Polly’s Robotic Assisted Vaginal Hysterectomy
Type of Hysterectomy: RAVH/BSO
Age at surgery: 54
I had my hysterectomy because of post-menopausal spotting/bleeding that was eventually diagnosed as endometrial hyperplasia. My GP had me go for an ultrasound and then recommended a biopsy from the gyn that comes to our local hospital. Due to my never having children, it was difficult and painful. He couldn’t get enough tissue for a good reading so I was scheduled for a hysteroscopy with d&c to do a biopsy. We had discussed hysterectomy right away as I have a really strong family history of cancer–Mom, endometrial, Dad, colon, plus several others. My periods were always a bit uncertain as to when, how long and how heavy, but never bad enough to worry about. It was because I’d been menopausal for two years when the spotting started and it was happening more days than not for two months. My gyn consulted with his colleague who is the surgeon and they decided we should get this done as soon as possible for my sake and because my insurance was going away. I didn’t get a second opinion as I felt this was the right way for me to go. The hysterectomy was scheduled for the week following the d&c so that the hospital would be ready to go. In all, I went to my gp Oct. 29th and had the hysterectomy on Dec. 9th so not a lot of time to worry.
I had general anesthesia for the surgery which was DaVinci assisted vaginal hysterectomy. My surgeon was one who the nurses all told me had done more of these robotic assist surgeries than anyone in the country, so I felt I was in good hands. I had four tiny incisions in my belly and then the rest of the work was all inside. It was quick, as I was in surgery for only about an hour. When I woke up in recovery, the pain meds had NOT kicked in yet so it felt like the worst cramps I’d ever had, including lower back pain. It was great when the pain meds got going. I slept for much of the afternoon and didn’t get up until about 5. The nurses (who were wonderful!) pulled the catheter so I could walk and try to pee. I managed a little pee but then couldn’t do it again. As I was staying the night anyway, they ended up putting in another catheter for overnight. My surgeon stopped by before 6 the next morning and told me that if I couldn’t pee, I could still go home but would have a catheter for a few days to rest my bladder. We tried pulling the catheter and then tried everything under the sun to make me pee, but nothing worked. I went home that afternoon with the catheter back in, where it stayed for five days. When it was pulled, I had no more problems.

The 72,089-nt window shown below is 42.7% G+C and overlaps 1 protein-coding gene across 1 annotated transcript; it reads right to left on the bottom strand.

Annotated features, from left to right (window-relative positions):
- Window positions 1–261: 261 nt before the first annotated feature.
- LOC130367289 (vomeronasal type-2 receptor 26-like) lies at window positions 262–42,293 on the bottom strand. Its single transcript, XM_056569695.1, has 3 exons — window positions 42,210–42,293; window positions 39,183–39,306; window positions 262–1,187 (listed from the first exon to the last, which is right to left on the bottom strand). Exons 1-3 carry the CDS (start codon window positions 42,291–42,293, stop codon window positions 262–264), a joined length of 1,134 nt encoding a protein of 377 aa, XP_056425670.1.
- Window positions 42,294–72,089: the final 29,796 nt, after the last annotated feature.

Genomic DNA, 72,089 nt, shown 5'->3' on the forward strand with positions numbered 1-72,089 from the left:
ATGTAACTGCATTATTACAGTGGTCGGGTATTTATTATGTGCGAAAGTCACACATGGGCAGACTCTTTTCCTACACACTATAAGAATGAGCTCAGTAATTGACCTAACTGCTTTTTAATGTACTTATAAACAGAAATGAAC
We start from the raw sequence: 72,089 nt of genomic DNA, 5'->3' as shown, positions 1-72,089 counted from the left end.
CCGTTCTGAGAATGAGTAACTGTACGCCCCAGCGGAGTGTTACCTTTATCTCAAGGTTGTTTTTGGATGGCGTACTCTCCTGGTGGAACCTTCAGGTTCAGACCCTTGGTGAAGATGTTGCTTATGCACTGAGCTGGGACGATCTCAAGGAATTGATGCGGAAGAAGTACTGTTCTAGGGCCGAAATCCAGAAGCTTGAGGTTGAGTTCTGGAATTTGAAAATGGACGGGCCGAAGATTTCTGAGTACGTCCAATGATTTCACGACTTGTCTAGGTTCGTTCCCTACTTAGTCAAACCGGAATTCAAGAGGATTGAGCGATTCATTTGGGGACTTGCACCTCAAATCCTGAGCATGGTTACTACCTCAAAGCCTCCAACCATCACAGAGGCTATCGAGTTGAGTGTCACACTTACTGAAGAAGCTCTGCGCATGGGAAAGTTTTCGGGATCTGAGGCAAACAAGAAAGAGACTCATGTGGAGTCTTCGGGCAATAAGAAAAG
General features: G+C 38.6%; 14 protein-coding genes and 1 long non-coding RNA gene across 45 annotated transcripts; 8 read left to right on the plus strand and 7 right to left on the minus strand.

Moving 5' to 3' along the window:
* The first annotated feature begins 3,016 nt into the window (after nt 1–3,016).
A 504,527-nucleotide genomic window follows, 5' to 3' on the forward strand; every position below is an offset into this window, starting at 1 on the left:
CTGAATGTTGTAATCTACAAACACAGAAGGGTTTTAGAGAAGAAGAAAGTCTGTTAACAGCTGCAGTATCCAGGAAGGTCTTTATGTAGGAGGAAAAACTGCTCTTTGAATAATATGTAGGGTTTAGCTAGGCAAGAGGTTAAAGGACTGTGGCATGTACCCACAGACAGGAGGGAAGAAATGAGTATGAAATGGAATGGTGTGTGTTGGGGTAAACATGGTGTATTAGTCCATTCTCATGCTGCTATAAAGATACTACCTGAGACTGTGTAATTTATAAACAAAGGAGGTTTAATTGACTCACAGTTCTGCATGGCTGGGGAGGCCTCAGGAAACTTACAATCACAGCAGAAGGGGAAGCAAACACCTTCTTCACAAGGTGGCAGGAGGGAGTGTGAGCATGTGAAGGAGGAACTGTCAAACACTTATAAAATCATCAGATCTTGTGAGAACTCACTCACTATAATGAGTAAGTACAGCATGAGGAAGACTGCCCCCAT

I took my pain pills for the first 5 days before backing down to Tylenol. I wanted to keep ahead of the pain, but didn’t want to take more than I needed. I found that I got really tired very easily, my belly was swollen more than I expected, and I felt slightly crampy for the first few weeks. It was nothing I couldn’t manage, just an annoyance. My recovery went very well and really was quicker than it felt at the time. I had no spotting/staining at all after I left the hospital and have never lost any stitches.
The biggest surprise to me was the emotional impact; I’d never had children and was menopausal so I didn’t think it would bother me much. It really floored me when I realized about a week out that my entire reproductive system was gone and had never been used for the purpose for which it was intended and never would be. There was more grief than I would have thought possible, considering everything. I haven’t had any worries to speak of about life after hysterectomy; I’ve had Mom as an example. She had hers twenty years ago and has never looked back. My surgeon saw me for a two week check and then wanted me to come in for an eight week check, but was out of the office so it ended up being nine weeks. He released me with no restrictions of any kind and felt things were healed well.
My health is getting back to what it was before the hysterectomy, which is good. I can’t say “glad” describes my feelings about the surgery–it was something that needed to be taken care of before it became a major problem. The general consensus was that it would become a problem if we didn’t do the surgery. I’d rather be done with it than waiting and hoping that nothing would happen.
If you’re considering a hysterectomy, be sure to consider all the sides of the issue – health, children, mental considerations. This surgery is completely, totally irreversible so be very sure that it’s the right decision for you.
I’m glad that mine is done and that I didn’t have any complications, but I also know that a piece of my life is now missing forever.